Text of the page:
LifeisXbox’s Batora: Lost Haven preview | Two things I really enjoy are moral dilemmas and chocolate. And luckily for me, Batora: Lost Haven has quite a few of the former. Ever since I first ran into the concept in Infamous on the PS3 it’s stuck with me as a way you can meet the writers halfway in how the story will play out if well executed. Think of how the way you played in Dishonored changed the world around Corvo, or how Cole Mcgrath’s powers and relations change depending on his karma status. All actions have consequences. What choices will you make for Avril, and will you be able to live them? Batora: Lost Haven is being developed by Stormind Games and published by Team17.
ℹ️ Previewed on PC | Preview code provided by PR/publisher, this preview is the personal opinion from the writer and is based on an unfinished game.
The duality of Avril
In Batora: Lost Haven you play as Avril, formerly a teen living on the post-apocalyptic earth. Yet through a fated meeting, she was chosen to be the champion of the Sun and the Moon to restore balance to the universe. So with the two back seating deities planted firmly on your shoulders, you set out on your journey across several alien worlds. Now, besides cryptic advice, Sun and Moon also let Avril tap into their respective powers. Sun represents the body, fire and the physical nature of things, allowing you to wield a giant sword with ease. While Moon is of the mental domain, blasting enemies apart from a distance. These polar opposites form the basis of the Batora: Lost Haven’s Polarity switching mechanic you’ll be using all throughout the game. Enemies will generally share one of these natures, meaning you best deal with them in kind. Bosses and minibosses, however, will have both. Just means you have to beat them twice as hard. But combat isn’t the only place your polarity plays a role. As you go through the story you’ll also get to face a number of pocket dimension puzzle courses. From activating switches with the proper nature to materializing the floor you have to walk on and more. Even the choices you make that shape the story will skew you to act more like a defender or a champion, with the former often leading to puzzles and the latter to combat encounters.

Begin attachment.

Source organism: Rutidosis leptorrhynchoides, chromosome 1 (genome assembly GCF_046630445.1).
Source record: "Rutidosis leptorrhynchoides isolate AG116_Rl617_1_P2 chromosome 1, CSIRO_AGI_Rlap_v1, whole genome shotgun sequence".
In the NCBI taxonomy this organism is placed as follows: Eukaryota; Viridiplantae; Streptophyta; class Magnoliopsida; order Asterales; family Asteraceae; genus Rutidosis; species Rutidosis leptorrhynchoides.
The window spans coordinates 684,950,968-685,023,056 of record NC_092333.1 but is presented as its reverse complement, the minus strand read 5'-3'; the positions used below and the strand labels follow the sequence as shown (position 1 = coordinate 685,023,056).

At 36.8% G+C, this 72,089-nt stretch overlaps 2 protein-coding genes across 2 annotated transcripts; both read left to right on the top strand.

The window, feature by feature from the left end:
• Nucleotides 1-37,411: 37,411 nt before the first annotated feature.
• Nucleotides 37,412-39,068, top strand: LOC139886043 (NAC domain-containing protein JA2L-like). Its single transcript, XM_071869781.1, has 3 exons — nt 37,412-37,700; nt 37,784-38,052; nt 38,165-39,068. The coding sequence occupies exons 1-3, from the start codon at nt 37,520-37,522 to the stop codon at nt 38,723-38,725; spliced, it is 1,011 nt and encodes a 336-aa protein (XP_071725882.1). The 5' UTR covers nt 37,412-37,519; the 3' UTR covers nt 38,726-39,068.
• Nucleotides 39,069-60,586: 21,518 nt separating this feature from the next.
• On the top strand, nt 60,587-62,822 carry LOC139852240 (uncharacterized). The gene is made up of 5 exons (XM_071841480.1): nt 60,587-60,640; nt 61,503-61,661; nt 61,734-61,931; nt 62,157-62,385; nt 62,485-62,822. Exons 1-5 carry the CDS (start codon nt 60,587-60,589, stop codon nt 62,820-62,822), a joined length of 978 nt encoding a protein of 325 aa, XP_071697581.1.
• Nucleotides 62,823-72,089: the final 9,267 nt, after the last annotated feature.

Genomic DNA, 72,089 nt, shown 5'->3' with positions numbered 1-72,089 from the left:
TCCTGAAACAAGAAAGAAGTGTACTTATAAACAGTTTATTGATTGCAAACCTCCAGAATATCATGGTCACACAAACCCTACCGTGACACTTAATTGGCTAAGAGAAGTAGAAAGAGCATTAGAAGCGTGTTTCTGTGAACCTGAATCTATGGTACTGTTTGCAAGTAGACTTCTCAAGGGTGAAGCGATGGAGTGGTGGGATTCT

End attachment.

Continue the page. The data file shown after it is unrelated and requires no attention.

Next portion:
Explore alien worlds
Batora: Lost haven plays from a top-down camera perspective which is what allows for the twin-stick combat mechanics you’ll be working with. From my time I feel like the mind gameplay is already in a more fluid place than the body. I’m sure that when Batora releases these will be perfectly balanced, as all things should be. One thing I feel the top-down camera does somewhat take away from is the very well-done retro sci-fi look. You can zoom the camera in a bit, yet I still feel it doesn’t do the rather detailed hand-painted visuals justice most of the time. Especially since we do get up nice and close during the frequent cutscenes. Which are all voiced might I add. So far every bit main story dialogue was delivered in a very lively manner. From sorrow to snark, I really liked the way the lines were delivered. And the music is right up there with it, providing tracks to really get you into the heat of a fight, or provide the strange ambient sounds you’d expect from alien worlds.
Are you looking for a fun twin-stick game about an interplanetary adventure with a colourful cast and an interesting power system? If so, Batora: Lost Haven might be worth checking out when it releases this autumn. The combat still needed some balancing and the story’s pacing went up and down somewhat, but since I played an in-progress version I’m sure these will be smoothed out by release.
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Hey there. Thomas is the name, Sci-fi, action and (J)RPG’s are the game. I strongly prefer co-op over PVP games. Whenever possible, you may find me run wild at a convention in western Europe. Certified anime enjoyer.